Creating Innovators: STEM and Competency-Based Education

Preparing students for a dynamic work environment

Times are changing. When I graduated from high school, it was common to go to work for a company and stay for 30 years until retirement. Today, you are lucky to stay with a company for more than 5 years. Or unlucky. 

With the workplace changing so dramatically, we need to ensure that our children are receiving an education that will prepare them for this dynamic work environment. There are so many options out there and as they enter the workforce they will likely change jobs multiple times throughout their career. More and more, people look to change the world for the better.

Retirement is now a defined contribution (think 401K) instead of a defined benefit which was common in previous generations. Baby boomers’ priority in a job was pay. Millennials’ priority in a job are diverse, but pay may not even be in the top three.

Advocating for STEM in Utah

In 2012, I was asked by the Salt Lake Chamber of Commerce and Governor Herbert to spearhead Utah’s STEM Education efforts. The business community, the State of Utah, the federal government, the education community and others helped craft what became the STEM Action Center. 

For the first few years, I was a STEM evangelist encouraging experiential learning of not only science, technology, engineering, and math, but all subjects. STEM is about touching and experiencing subject matter and the world around us. Slowly at first, then more rapidly teachers embraced STEM education and today you almost can’t walk into a school without seeing some STEM activity. Over 50 schools have met a rigorous requirement set to be STEM Schools.

Technology and the innovation age

During my time leading STEM efforts, someone told me that there had been more innovation in the previous two years than the rest of human history combined. It blew my mind. I pondered the concept. Even if it were five years or ten years, the rate of innovation would be staggering. This led me to the thought that mankind had entered the “innovation age,” having transcended the information age, the internet age, the digital age, and any other age. If in fact, we are in an innovation age, shouldn’t we be teaching our children in school to innovate? 

 One of the best ways to teach innovation is to teach STEM: math, hard sciences, engineering design processes, and the language of technology (ie. hardware, software, analytics, cybersecurity, etc).

Improving education in an age of innovation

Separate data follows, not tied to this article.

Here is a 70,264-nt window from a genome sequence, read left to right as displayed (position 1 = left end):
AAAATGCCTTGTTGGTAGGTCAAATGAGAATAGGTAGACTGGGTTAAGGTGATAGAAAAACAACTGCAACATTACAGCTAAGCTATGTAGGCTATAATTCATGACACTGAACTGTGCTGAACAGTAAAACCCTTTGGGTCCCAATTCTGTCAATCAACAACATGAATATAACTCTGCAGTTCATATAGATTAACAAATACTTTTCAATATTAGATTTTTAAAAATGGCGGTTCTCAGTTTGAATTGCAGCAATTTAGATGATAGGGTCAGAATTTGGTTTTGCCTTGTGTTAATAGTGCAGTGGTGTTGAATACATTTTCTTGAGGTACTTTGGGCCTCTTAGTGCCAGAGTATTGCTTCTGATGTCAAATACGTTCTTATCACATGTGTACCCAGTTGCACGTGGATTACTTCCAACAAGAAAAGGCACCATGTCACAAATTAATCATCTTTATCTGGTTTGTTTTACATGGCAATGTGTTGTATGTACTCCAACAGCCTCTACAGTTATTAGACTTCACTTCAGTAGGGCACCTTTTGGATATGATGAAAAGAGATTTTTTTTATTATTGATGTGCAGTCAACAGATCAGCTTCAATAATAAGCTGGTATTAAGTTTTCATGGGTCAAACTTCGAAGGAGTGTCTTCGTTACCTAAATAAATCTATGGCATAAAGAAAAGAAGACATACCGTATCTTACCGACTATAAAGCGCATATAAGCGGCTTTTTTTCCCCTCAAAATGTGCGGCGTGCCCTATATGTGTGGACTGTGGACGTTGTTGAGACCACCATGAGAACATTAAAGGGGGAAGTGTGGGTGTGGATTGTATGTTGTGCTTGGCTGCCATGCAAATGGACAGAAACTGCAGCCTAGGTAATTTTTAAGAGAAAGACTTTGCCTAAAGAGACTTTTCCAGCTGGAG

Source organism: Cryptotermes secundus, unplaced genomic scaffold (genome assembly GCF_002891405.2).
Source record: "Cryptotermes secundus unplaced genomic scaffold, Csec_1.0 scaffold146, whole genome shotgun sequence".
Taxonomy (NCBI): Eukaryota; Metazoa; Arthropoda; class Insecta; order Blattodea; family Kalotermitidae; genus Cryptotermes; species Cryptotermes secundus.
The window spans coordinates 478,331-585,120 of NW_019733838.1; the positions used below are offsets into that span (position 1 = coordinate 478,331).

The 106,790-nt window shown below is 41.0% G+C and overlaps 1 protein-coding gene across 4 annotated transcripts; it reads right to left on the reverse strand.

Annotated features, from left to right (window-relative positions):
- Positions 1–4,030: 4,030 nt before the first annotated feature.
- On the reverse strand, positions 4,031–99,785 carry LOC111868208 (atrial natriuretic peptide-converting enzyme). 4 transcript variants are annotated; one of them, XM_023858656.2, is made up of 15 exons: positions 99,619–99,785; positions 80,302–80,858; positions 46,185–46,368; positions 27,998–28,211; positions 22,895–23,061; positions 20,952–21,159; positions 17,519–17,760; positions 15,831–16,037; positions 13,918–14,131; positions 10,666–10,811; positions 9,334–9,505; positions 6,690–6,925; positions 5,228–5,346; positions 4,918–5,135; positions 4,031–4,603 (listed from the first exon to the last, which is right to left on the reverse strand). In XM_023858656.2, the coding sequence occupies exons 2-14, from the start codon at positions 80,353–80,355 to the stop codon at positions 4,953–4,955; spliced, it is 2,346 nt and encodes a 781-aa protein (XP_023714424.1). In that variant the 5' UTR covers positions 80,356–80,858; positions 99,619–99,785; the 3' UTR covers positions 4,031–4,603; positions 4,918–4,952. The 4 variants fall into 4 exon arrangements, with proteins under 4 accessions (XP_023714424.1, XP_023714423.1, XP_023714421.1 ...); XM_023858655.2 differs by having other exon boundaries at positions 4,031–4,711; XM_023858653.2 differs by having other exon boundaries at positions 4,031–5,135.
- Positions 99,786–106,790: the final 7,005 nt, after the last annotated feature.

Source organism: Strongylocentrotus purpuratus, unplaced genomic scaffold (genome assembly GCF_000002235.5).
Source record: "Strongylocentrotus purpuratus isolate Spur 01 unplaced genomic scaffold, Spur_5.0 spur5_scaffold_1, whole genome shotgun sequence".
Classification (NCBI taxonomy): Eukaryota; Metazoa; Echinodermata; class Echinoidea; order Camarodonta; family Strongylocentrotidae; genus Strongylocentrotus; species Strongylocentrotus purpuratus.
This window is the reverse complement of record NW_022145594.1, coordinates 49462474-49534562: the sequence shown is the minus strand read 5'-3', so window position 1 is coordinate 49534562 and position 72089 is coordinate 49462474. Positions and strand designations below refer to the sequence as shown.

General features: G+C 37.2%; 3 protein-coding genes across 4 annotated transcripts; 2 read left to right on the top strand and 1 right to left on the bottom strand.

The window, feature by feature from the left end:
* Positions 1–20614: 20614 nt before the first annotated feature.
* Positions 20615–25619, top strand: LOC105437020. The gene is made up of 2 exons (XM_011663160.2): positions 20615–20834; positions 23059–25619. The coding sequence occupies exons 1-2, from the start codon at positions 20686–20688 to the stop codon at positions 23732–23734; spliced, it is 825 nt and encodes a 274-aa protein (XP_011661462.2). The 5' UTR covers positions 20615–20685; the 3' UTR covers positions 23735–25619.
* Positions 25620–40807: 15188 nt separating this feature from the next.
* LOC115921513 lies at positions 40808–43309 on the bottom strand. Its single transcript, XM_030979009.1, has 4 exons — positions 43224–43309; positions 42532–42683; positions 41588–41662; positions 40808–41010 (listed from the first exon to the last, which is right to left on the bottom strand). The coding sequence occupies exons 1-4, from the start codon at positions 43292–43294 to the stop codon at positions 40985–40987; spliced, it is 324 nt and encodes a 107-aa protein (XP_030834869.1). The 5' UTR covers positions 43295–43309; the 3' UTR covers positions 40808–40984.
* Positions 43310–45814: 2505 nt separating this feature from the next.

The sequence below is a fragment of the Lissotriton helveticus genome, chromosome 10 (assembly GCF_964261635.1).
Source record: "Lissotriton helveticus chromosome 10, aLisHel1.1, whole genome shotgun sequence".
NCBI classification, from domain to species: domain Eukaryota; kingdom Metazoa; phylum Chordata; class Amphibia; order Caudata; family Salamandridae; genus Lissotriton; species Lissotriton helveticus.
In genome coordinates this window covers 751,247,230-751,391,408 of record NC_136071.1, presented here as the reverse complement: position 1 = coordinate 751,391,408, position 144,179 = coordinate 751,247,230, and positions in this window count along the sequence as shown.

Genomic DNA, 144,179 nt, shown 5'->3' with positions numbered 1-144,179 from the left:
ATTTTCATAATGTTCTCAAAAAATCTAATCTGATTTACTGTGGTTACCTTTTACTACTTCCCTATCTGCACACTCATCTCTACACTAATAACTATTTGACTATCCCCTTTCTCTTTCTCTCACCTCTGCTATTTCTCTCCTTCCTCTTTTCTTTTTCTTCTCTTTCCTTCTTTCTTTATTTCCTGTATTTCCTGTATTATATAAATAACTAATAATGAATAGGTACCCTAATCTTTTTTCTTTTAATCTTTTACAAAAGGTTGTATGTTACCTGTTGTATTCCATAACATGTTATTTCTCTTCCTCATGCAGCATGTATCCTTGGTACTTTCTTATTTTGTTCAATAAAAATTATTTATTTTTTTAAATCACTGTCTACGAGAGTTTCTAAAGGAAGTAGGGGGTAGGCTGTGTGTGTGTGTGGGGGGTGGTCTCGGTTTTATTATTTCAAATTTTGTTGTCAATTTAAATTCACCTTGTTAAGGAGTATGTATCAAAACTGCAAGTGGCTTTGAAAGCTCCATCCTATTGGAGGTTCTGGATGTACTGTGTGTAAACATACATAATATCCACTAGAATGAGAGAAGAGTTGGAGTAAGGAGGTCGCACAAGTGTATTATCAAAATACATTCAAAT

Today in 2019, I’m convinced that we are in an innovation age. The rate of innovation continues to go faster and faster. Our children need to learn how to innovate. 

Today we have maker spaces. We have coding classes. We have robotics teams. We have lots of entrepreneurial classes and experiences that students can participate in. 

Slowly education has been changing to respond to the need for creativity and curiosity as learned skills. We are seeing changes to the classroom. No longer is theory-based instruction and seat time progress adequate. We have student-centered learning, inquiry-based instruction, hands-on learning, engaged learning, blended learning, flipped classrooms, project-based learning, etc. 

Students are no longer just memorizing and being tested on what they memorize. Instead, they learn critical thinking and problem solving. They don’t just learn about the scientific method, instead, they apply it. They learn research methods and presentation techniques. They learn to ask questions and apply the answers.

Advocating for individualized, competency-based Education 

In order to create more innovators, we need to do even more. We talk a lot about competency based education because we want students to learn skills, not just participate in a classroom. Competency based education has a variety of meanings and what it means to one person may not be what it means to another person. 

If I were king for a day, I’d allow every child to not only have a competency based education, but provide a personalized education on top of competencies. By working with parents and teachers, we can craft a custom curriculum that allows a child to learn basic skills, then choose how to build upon those skills. Some think that isn’t possible, but today in 2019 it is possible. In fact, several schools in Utah are already personalizing education in one way or another.

Changing education for today’s world

The documentary “Most Likely To Succeed” makes the point that the American education system of today was created the turn of the 20th century to provide assembly line workers in an industrial age. Today kids need a completely different skill set to compete in today’s world. Thomas Friedman in The World Is Flat made a compelling case that only as our children find specialties can they succeed in a world that is providing more and more access to basic skills around the world. Innovation can be the ticket to a prosperous future for our children.

So to create innovators, begin with STEM, both the subjects and the teaching methodology. Kids need hard skills and soft skills. They need to touch and feel subject matter and how it relates to the world around them.

 Let’s focus on skill building, not seat time. Let’s personalize instruction for each child. It is time to help all children become innovators.